“That enabled the Polish team to get in a few hours of practice using their own rifles before competing at 11 a.m.,” Sikorski said.
“While we’ve never been asked to retrieve biathlon rifles before, we do similar work all the time,” said Trooper Jack Keller, State Police public information officer. “As the State Police covers all of New York state, we are well positioned to assist in such situations. As Sgt. Sikorski oversees a lot of New York City, he could figure out who was working, get them to JFK, and facilitate logistics with other troops. The timing was crucial.”
Troopers Keller and Sikorsky found biathlon to be quite eye-opening. Like most troopers, they participate in twice-yearly target shooting. But they were amazed at how small biathlon targets are, how fast the athletes shoot, and the challenging hilly course they must ski through between shots.
“It’s very impressive to see how they come in with their heart rate elevated to about 180 beats per minute, settle themselves down, and start shooting so quickly and with such accuracy,” said Sgt. Sikorski. “When you talk with them, you learn how important their rifles are: molded and sited to each individual skier. So, it was essential they get their rifles. With them, one athlete won gold a couple of days later.”
“Having an elevated heart rate yet being able to hit targets the size of a quarter is amazing,” Keller said. “To then watch them win gold made us proud.”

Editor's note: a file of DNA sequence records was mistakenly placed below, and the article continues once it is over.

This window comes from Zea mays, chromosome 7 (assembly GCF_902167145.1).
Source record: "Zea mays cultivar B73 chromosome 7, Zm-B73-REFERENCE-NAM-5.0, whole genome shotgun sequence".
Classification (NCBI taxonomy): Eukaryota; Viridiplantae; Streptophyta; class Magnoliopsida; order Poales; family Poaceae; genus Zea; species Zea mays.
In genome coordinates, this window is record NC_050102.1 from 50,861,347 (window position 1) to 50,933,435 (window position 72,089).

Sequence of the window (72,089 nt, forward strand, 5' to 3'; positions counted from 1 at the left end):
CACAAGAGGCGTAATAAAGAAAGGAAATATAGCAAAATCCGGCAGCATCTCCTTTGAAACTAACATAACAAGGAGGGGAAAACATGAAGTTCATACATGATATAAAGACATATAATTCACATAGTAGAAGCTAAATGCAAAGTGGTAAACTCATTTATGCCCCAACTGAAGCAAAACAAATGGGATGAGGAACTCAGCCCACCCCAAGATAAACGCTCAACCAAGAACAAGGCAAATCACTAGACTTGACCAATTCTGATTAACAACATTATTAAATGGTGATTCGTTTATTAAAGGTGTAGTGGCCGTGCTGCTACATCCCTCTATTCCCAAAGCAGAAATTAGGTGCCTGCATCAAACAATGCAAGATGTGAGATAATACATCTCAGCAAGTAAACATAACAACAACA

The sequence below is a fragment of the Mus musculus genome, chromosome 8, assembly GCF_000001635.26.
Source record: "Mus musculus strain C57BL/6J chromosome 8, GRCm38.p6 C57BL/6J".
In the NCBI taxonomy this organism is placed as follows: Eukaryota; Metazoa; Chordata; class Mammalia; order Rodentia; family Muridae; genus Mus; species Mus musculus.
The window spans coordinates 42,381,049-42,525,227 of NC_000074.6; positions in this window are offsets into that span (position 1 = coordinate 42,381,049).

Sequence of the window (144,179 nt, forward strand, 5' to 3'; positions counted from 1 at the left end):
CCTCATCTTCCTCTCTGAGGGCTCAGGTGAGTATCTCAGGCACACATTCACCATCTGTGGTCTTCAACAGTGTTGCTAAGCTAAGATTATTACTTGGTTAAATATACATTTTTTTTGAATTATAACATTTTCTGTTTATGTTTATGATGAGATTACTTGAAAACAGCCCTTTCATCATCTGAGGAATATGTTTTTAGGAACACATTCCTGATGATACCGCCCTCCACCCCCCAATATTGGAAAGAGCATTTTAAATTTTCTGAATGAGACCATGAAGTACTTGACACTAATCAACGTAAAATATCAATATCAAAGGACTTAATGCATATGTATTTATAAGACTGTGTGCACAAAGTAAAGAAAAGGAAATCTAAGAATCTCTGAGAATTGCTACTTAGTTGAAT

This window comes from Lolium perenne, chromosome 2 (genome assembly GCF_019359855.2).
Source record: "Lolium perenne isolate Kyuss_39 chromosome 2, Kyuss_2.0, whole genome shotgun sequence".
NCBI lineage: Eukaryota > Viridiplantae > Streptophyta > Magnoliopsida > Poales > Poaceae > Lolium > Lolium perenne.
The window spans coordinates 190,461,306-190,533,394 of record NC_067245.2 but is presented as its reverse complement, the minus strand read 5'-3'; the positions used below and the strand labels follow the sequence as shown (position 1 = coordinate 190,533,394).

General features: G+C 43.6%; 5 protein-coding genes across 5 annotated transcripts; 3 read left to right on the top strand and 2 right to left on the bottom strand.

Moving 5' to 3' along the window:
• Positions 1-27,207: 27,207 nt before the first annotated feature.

No less remarkable to the State Police was learning that biathlon attracts the second largest sports audience in the world, second only to soccer and more than the audiences of baseball, football, golf, and tennis combined.
“The airline losing our rifles was terrible, very upsetting for the athletes, coaches, everybody,” said Polish biathlon coach Paul Klisz. “When you are facing the most important competition in the season, have crossed the ocean, and you don’t have your rifles, it’s an awful feeling. We finally received the rifles just three hours before the competition. But now that we have our rifles, we have won five medals so far. We are really happy and very grateful to the State Police.”
Olympic biathlete Tim Burke, of Lake Placid, said that losing rifles in transit to Europe and elsewhere is not unusual; it happened to him every winter that he competed.
“As rifles are unique to each athlete, it’s not the same when you use someone else’s rifle,” Burke said. “Learning that the State Police retrieved the Polish team’s rifles — that’s a first for me. I’ve been to competitions where airlines lose your rifles and take their time getting them back to you. Our State Police doing what they did was very special; everyone, especially the Polish team, appreciates what they accomplished.”
“We cannot thank enough the State Police and everyone who helped us get our rifles back,” said Marlanna Pikul, administrative official for the Polish team.
The Polish biathlon team ended up winning one gold, two silver and two bronzes medals during the games.